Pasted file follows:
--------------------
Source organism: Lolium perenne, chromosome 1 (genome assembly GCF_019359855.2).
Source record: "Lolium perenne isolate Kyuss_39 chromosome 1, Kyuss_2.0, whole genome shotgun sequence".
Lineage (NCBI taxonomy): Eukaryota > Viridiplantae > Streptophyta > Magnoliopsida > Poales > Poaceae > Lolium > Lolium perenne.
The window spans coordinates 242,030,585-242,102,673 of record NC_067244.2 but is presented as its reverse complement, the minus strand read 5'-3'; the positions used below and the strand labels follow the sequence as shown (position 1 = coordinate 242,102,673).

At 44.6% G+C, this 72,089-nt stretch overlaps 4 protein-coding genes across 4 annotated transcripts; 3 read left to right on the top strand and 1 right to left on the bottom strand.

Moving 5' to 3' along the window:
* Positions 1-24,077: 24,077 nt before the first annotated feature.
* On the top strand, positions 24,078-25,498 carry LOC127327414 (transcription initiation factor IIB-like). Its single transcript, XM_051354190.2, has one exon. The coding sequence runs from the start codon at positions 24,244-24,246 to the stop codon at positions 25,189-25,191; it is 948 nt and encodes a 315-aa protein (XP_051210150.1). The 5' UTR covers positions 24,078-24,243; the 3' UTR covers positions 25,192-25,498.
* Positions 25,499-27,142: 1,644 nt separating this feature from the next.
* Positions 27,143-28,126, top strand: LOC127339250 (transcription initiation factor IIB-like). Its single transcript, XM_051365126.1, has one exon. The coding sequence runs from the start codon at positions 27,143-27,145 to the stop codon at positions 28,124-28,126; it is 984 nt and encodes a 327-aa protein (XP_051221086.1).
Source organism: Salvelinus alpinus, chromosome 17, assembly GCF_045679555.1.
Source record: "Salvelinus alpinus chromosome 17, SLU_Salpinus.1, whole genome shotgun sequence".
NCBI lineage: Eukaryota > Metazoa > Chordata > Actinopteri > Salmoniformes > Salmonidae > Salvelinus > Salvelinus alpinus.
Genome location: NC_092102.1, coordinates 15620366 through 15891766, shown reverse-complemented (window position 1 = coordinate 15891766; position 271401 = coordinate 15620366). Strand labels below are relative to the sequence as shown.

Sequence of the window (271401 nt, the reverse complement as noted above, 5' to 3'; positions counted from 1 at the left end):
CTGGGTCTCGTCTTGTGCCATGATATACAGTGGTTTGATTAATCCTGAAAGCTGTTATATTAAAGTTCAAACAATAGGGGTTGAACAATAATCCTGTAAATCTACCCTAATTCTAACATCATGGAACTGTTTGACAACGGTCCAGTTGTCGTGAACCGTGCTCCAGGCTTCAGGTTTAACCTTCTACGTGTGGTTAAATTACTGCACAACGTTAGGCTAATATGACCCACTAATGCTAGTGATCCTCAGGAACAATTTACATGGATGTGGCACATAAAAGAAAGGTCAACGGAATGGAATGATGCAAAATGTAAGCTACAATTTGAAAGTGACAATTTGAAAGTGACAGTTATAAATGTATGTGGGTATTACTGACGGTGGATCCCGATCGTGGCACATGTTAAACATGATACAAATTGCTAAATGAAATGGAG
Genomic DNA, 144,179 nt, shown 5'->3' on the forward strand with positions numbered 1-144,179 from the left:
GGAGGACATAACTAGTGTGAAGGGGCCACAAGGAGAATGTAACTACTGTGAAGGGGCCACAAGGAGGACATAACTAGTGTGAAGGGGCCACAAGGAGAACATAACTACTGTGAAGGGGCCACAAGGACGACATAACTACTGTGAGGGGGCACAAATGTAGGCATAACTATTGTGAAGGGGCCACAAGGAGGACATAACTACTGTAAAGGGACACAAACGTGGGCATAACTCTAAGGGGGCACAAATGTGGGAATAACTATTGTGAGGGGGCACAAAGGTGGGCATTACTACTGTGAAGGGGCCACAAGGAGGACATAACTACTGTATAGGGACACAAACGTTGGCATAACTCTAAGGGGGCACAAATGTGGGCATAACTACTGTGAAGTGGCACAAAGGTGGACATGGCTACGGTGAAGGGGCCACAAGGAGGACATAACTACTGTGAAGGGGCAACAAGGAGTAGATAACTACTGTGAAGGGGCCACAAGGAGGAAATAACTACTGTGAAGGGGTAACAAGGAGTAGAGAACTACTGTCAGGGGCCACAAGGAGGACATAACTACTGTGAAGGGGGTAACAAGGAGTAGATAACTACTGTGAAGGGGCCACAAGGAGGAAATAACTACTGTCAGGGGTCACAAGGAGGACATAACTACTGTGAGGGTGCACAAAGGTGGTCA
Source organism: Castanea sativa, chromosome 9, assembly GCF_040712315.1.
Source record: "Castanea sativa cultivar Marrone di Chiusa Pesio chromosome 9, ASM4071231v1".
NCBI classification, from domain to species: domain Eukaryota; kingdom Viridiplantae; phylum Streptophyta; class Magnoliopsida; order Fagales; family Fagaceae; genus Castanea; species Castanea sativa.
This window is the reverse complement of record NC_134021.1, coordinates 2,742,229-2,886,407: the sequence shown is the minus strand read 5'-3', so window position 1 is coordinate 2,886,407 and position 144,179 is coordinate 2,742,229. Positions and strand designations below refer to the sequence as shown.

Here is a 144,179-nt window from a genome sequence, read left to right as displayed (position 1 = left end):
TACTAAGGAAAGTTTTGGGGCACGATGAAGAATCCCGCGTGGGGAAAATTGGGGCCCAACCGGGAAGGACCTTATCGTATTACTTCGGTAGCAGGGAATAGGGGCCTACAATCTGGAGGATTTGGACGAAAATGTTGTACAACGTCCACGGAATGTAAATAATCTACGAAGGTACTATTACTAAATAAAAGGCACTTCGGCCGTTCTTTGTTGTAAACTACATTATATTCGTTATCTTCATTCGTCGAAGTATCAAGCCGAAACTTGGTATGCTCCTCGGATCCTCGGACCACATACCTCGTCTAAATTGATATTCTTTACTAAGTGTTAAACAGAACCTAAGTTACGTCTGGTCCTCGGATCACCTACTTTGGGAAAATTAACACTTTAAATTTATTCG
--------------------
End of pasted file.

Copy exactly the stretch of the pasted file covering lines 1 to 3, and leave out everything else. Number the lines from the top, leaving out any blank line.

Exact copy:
Source organism: Lolium perenne, chromosome 1 (genome assembly GCF_019359855.2).
Source record: "Lolium perenne isolate Kyuss_39 chromosome 1, Kyuss_2.0, whole genome shotgun sequence".
Lineage (NCBI taxonomy): Eukaryota > Viridiplantae > Streptophyta > Magnoliopsida > Poales > Poaceae > Lolium > Lolium perenne.